“Some plant pathogens are expected to spread and infect plants more readily under current climate change scenarios, and environmentally stressed pumpkins and squash are more susceptible to initial infection and subsequent disease development,” Kates, who is also a postdoctoral researcher at the Florida Museum of Natural History, pointed out. “Changes in precipitation also pose a threat to Pumpkinespecially for winter squash and pumpkin cultivars that require high water supply and bear fruit susceptible to rot as they ripen. At the same time, “there are characteristics of Cucurbita cultivation that can make it resistant to climate change”, such as the fact that they are pollinated by several types of bees, the fact that there is such a varied range of types grown and the fact that they are versatile enough to be grown over a wide range of temperatures and altitudes.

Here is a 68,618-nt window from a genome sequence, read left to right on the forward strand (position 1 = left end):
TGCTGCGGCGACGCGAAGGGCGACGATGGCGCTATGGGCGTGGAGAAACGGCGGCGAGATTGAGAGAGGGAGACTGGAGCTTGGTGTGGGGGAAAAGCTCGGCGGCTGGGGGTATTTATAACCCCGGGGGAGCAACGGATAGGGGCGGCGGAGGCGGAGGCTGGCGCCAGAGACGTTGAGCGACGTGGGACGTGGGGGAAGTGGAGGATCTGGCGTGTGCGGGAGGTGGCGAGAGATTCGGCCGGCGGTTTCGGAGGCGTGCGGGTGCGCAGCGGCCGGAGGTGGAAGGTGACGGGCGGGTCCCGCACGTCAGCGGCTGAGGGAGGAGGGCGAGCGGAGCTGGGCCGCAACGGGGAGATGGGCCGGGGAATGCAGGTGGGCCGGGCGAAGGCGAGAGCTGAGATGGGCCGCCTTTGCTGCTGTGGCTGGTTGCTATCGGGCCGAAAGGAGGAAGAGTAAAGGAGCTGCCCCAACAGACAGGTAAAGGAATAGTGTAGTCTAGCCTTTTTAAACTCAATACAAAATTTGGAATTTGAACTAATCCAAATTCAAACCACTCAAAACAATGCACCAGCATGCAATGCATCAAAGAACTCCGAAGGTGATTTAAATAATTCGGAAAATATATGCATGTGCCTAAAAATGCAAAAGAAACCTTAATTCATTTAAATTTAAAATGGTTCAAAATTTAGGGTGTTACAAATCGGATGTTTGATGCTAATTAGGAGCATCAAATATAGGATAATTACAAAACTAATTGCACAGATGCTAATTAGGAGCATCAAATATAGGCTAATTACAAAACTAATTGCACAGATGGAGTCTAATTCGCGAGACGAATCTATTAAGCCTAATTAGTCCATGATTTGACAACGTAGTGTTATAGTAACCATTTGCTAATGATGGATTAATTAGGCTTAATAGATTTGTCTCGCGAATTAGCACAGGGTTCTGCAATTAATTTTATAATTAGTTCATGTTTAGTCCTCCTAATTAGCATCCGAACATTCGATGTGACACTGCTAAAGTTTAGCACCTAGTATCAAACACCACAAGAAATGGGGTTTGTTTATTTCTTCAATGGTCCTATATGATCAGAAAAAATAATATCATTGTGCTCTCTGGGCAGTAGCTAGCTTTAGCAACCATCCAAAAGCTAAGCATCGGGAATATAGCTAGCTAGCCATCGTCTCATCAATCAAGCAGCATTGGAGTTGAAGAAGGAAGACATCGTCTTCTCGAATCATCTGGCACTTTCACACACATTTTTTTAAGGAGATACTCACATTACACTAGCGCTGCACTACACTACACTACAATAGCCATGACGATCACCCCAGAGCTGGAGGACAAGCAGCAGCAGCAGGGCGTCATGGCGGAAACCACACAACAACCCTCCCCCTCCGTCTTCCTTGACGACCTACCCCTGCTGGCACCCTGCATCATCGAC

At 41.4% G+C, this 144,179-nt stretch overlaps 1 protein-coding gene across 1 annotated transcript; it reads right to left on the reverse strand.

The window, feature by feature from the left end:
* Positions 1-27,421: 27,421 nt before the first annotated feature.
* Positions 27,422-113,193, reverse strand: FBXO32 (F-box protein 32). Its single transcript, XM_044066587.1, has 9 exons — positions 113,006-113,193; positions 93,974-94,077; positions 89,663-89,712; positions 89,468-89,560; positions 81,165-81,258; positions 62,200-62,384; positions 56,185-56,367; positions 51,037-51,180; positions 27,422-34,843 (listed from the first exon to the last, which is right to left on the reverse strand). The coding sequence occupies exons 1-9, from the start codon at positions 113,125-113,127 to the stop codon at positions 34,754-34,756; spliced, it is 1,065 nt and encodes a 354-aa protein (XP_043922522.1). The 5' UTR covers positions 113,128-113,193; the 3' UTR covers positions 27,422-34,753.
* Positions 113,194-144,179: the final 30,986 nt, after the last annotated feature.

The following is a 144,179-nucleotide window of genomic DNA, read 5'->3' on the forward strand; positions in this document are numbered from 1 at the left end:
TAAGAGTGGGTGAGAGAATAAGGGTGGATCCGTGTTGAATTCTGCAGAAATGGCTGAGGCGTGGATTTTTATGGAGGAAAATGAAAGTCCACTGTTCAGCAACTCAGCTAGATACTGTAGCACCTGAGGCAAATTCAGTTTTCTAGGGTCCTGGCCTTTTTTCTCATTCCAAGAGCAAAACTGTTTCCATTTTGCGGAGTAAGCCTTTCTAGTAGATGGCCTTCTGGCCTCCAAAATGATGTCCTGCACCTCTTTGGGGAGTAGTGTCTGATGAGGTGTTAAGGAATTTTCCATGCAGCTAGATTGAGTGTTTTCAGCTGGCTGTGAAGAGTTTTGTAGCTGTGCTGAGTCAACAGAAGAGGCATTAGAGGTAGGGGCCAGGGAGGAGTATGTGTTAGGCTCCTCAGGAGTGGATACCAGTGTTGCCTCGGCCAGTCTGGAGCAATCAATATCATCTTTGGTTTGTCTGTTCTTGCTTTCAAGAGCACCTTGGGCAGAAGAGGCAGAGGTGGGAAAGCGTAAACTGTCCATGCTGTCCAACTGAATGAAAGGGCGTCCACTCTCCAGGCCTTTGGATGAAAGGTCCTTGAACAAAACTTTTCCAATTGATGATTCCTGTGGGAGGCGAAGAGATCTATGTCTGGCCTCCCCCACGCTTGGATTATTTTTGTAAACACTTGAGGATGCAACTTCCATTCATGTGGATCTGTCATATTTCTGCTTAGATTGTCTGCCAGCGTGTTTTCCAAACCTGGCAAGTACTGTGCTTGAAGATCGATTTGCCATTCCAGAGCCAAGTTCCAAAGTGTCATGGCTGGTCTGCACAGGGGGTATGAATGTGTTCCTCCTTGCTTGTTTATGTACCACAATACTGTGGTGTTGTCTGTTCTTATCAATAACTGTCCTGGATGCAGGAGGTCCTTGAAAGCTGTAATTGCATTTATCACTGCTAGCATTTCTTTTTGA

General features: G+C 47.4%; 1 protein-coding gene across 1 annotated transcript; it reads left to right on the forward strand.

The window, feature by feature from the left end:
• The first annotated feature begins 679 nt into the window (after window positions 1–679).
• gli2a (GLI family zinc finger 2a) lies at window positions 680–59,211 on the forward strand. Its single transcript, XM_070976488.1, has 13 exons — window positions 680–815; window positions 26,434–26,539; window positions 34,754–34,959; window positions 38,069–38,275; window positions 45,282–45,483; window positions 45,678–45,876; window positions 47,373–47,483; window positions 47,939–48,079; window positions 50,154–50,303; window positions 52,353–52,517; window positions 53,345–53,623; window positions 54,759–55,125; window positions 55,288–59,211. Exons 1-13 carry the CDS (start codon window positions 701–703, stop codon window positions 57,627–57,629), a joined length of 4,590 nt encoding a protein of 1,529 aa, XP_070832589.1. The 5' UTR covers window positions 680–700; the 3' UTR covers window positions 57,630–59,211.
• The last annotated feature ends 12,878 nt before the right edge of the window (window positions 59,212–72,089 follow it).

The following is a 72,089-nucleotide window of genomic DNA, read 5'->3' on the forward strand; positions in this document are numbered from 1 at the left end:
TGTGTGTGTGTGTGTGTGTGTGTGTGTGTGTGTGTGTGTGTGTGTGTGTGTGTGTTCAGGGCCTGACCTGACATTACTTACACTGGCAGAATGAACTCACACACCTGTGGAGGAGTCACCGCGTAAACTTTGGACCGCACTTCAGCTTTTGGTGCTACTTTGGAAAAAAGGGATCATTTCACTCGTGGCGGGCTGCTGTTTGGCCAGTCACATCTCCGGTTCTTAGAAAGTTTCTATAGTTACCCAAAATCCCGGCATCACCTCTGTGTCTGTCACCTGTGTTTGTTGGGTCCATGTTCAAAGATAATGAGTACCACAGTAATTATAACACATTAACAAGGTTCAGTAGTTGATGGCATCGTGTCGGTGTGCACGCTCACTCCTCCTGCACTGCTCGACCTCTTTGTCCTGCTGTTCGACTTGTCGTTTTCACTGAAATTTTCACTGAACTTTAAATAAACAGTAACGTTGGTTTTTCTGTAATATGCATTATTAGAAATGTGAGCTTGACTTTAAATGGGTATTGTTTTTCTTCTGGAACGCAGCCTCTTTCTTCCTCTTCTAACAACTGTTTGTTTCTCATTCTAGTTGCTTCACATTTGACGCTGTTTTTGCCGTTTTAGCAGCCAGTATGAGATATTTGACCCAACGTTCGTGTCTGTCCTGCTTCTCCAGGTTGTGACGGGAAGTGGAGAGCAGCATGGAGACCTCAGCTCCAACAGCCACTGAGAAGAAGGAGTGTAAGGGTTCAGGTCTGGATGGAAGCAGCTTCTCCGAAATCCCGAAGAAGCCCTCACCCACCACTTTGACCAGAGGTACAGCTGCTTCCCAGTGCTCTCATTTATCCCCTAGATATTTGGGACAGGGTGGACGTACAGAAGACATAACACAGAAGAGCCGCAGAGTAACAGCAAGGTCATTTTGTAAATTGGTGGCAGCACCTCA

That’s good news for pumpkin, squash and melon lovers, especially since holidays like Thanksgiving make gourds all the more important. As Nair explained when asked about his own favorite water bottles, tastes and trends change over time.

“I think there’s been a move towards smaller, more decorative pumpkins or gourds that people can put on a plate or in front of their house,” Nair said. “I like that. I like these gourds just because they bring a different hue, a different palette, a different texture. Not just these big pumpkins, but different shapes, different sizes, maybe even sometimes different colors on the same squash. I like these squashes.”